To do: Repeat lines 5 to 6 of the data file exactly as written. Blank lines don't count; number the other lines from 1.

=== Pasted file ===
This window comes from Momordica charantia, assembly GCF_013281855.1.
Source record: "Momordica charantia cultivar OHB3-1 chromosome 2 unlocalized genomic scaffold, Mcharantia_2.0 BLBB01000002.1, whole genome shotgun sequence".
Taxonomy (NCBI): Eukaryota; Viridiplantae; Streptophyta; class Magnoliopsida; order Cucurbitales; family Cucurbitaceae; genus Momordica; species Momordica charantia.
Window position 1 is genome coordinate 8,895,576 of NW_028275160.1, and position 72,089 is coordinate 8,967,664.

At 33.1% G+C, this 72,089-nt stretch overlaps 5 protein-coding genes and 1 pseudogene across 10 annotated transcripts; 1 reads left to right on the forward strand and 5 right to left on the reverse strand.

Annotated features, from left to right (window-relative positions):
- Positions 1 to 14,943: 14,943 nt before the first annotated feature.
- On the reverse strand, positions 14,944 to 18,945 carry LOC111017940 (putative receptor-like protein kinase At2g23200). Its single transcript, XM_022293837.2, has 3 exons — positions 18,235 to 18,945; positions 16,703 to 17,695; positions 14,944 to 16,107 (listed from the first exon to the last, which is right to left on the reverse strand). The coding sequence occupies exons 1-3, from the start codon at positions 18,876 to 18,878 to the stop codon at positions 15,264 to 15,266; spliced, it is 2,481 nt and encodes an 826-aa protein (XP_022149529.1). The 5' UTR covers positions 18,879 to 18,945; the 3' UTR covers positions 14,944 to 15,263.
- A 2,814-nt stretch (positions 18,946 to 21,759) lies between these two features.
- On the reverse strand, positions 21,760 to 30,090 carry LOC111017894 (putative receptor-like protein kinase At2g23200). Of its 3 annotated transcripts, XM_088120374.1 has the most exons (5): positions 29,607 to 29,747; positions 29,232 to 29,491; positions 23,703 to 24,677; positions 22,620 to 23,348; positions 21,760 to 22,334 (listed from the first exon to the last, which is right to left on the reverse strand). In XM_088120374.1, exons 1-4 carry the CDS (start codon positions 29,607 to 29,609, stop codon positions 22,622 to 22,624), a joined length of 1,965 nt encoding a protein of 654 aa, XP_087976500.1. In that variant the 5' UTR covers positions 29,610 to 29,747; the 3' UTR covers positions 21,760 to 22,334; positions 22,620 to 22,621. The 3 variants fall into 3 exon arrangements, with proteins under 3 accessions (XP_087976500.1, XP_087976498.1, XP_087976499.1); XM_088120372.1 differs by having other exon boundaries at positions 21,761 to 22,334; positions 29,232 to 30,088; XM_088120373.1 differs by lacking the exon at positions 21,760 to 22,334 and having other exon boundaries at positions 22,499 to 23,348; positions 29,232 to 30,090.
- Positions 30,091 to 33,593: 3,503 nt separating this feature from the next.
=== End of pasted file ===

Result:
At 33.1% G+C, this 72,089-nt stretch overlaps 5 protein-coding genes and 1 pseudogene across 10 annotated transcripts; 1 reads left to right on the forward strand and 5 right to left on the reverse strand.

Annotated features, from left to right (window-relative positions):